Throughout the summer and into fall, pumpkins and winter squashes have been marching their way into the kitchen.
What is it about pumpkins? At all the corners of my garden, my baby pumpkins accumulate right by the fencing. It is almost like they run run run as fast as they can, and then when they hit a fence roadblock, they say, "Well, this is a good a place as any," and they flower like crazy and all the pumpkins are piled in a heap by the chicken wire.
The tatume plant employs a a different strategy. It likes to run along the edge of the fence, leaving the fruit at carefully spaced intervals along the way. The plants situate themselves so that the fruit sticks out through the chicken wire fence out into the pathway.
Whatever feng shui strategy the mighty orange ones decide to follow out in the garden, I am in charge after the harvest. I try to keep up with a FIFO system, and have put the babies up on cardboard box pedestals so they won't rot as easily. I dust, rearrange and dote over these orange Hummels, and like chickens, I bring the fresh ones in every night to keep them from predators and let them rest in their "nesting boxes". Every few days, an older pumpkin goes to the chopping block.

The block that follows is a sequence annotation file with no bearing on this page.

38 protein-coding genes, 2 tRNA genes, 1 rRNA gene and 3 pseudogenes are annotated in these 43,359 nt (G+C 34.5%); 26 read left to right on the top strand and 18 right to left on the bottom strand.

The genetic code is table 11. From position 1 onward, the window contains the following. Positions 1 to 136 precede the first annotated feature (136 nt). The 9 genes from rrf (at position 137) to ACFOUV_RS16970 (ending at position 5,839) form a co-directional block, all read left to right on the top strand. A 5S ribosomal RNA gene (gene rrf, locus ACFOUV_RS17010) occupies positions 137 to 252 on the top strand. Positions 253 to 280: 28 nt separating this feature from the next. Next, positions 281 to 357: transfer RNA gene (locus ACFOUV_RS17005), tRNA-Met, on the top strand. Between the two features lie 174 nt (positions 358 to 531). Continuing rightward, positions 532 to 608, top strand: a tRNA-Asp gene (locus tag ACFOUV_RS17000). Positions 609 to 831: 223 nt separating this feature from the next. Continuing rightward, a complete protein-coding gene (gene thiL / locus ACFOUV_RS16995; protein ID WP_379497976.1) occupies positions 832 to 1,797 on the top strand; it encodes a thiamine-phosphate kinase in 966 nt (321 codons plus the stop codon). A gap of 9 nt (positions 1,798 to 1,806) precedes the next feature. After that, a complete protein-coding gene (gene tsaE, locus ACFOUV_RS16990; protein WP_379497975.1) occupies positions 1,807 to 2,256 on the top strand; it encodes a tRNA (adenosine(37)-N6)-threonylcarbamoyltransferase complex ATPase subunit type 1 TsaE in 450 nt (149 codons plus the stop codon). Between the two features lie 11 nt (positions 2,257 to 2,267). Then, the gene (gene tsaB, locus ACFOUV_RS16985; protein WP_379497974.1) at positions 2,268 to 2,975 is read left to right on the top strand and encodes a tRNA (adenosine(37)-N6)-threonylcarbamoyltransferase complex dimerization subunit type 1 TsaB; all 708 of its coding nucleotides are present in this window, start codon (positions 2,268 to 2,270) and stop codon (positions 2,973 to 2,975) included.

Today is the shortest day, but I made up for it by eating plenty of stored sunshine. When I am busy or tired, it just seems like too much work to "boot up" a squash. This week I tried something new. I cut up a buttercup and threw it in the pressure cooker. It cooked for only 12 minutes, and when I was still warm, I put on some local butter and honey. I think this is about the best squash I have ever eaten in my life.
The other squashes are looking a bit nervous, and they have good reason to be worried.
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